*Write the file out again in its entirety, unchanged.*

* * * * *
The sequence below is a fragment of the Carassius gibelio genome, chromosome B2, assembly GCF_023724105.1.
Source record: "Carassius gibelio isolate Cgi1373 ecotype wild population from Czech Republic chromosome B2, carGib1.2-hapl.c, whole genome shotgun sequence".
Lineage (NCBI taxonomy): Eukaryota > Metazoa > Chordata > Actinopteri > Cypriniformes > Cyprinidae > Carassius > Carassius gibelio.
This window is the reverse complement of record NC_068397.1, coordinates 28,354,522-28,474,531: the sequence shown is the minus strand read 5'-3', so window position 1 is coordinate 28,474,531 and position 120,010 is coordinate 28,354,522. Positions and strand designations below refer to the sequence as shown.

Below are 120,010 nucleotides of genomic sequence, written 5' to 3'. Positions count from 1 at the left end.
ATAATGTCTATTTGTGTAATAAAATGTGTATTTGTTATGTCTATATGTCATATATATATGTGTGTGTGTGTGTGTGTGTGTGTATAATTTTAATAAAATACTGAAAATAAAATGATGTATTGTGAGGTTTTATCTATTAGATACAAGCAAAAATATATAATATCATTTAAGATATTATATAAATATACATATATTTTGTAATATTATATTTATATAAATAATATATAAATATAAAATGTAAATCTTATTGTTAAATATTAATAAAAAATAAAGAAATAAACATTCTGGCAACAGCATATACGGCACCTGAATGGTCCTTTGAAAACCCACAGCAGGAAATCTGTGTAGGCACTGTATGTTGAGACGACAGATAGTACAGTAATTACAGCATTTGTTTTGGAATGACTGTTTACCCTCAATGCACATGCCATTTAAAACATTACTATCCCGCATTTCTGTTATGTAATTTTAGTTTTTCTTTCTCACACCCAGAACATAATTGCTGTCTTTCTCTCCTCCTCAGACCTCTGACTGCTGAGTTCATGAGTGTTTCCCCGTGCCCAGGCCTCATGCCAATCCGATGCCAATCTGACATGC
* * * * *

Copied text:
The sequence below is a fragment of the Carassius gibelio genome, chromosome B2, assembly GCF_023724105.1.
Source record: "Carassius gibelio isolate Cgi1373 ecotype wild population from Czech Republic chromosome B2, carGib1.2-hapl.c, whole genome shotgun sequence".
Lineage (NCBI taxonomy): Eukaryota > Metazoa > Chordata > Actinopteri > Cypriniformes > Cyprinidae > Carassius > Carassius gibelio.
This window is the reverse complement of record NC_068397.1, coordinates 28,354,522-28,474,531: the sequence shown is the minus strand read 5'-3', so window position 1 is coordinate 28,474,531 and position 120,010 is coordinate 28,354,522. Positions and strand designations below refer to the sequence as shown.

Below are 120,010 nucleotides of genomic sequence, written 5' to 3'. Positions count from 1 at the left end.
ATAATGTCTATTTGTGTAATAAAATGTGTATTTGTTATGTCTATATGTCATATATATATGTGTGTGTGTGTGTGTGTGTGTGTATAATTTTAATAAAATACTGAAAATAAAATGATGTATTGTGAGGTTTTATCTATTAGATACAAGCAAAAATATATAATATCATTTAAGATATTATATAAATATACATATATTTTGTAATATTATATTTATATAAATAATATATAAATATAAAATGTAAATCTTATTGTTAAATATTAATAAAAAATAAAGAAATAAACATTCTGGCAACAGCATATACGGCACCTGAATGGTCCTTTGAAAACCCACAGCAGGAAATCTGTGTAGGCACTGTATGTTGAGACGACAGATAGTACAGTAATTACAGCATTTGTTTTGGAATGACTGTTTACCCTCAATGCACATGCCATTTAAAACATTACTATCCCGCATTTCTGTTATGTAATTTTAGTTTTTCTTTCTCACACCCAGAACATAATTGCTGTCTTTCTCTCCTCCTCAGACCTCTGACTGCTGAGTTCATGAGTGTTTCCCCGTGCCCAGGCCTCATGCCAATCCGATGCCAATCTGACATGC